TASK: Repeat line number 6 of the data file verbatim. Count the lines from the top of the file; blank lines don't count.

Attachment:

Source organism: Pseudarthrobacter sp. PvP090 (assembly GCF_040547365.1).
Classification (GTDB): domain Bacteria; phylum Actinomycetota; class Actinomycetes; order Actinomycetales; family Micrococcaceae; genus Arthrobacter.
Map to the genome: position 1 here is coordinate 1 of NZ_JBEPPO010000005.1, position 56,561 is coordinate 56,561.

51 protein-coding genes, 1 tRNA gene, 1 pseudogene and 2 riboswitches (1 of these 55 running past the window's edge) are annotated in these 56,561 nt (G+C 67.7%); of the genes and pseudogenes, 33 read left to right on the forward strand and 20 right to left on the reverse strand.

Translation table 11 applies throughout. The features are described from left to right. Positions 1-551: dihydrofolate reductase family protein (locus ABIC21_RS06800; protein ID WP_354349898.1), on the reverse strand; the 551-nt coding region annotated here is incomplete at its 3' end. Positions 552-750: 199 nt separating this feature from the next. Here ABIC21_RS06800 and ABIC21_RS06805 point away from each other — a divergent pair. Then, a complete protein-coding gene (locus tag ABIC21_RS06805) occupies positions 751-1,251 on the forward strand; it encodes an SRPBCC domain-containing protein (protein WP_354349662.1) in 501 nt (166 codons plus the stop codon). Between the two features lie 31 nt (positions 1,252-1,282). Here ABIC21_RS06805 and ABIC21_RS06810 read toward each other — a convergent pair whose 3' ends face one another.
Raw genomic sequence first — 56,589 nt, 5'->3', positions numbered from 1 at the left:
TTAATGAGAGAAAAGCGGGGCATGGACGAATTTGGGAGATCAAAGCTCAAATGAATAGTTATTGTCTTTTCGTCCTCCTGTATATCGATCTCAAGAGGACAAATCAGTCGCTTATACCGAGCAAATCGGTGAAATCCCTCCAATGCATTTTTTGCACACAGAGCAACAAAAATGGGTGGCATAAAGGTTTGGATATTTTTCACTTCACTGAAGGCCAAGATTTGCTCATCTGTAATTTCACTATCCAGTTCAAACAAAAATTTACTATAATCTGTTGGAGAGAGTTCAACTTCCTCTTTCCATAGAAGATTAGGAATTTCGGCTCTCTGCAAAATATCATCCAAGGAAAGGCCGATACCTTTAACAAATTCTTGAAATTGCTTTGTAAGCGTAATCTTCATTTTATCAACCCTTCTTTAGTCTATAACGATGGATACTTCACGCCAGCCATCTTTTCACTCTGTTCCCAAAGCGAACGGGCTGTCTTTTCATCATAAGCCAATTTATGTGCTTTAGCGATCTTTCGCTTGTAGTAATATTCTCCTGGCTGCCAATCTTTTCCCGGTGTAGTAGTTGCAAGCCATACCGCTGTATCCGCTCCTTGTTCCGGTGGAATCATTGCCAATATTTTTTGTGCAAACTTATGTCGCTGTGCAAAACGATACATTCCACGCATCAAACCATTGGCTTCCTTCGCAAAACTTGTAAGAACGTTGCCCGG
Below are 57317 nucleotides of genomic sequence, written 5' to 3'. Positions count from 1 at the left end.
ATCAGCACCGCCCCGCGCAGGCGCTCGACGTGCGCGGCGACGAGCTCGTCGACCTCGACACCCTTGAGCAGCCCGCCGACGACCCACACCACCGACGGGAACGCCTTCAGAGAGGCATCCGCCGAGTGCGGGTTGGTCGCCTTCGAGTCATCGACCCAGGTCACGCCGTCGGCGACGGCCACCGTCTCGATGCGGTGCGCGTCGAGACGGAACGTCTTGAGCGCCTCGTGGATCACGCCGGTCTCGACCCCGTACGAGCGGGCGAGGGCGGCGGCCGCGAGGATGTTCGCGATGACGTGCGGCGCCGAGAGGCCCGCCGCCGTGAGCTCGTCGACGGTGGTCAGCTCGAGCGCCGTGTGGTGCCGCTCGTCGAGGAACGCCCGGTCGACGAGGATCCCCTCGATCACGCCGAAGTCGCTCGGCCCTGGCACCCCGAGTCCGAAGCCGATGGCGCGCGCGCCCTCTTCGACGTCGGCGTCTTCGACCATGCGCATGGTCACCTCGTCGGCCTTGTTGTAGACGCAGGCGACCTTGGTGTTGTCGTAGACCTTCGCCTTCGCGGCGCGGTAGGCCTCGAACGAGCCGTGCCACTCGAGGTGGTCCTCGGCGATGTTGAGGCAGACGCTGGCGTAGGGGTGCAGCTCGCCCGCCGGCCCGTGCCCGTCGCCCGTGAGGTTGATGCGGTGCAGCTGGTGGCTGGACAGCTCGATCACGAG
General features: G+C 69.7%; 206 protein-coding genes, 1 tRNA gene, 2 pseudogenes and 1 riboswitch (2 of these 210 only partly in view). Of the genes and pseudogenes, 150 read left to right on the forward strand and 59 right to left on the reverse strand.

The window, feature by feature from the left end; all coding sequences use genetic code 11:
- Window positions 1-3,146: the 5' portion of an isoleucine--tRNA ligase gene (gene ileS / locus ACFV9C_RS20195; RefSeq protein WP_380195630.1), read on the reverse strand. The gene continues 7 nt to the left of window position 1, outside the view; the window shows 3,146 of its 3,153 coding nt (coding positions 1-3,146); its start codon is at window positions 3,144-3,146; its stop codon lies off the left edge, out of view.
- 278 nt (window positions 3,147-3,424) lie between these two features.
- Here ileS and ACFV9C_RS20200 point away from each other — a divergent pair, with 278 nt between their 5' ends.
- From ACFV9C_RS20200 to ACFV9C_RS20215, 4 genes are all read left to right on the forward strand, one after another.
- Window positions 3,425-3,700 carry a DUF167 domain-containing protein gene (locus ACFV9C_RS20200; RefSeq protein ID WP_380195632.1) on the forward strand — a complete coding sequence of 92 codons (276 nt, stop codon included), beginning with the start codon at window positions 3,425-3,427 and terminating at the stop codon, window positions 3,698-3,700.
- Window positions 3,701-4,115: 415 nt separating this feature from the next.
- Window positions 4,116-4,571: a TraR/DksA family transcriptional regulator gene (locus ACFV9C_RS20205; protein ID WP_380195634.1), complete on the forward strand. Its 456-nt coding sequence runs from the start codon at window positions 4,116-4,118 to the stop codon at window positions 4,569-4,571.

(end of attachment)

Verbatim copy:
Raw genomic sequence first — 56,589 nt, 5'->3', positions numbered from 1 at the left: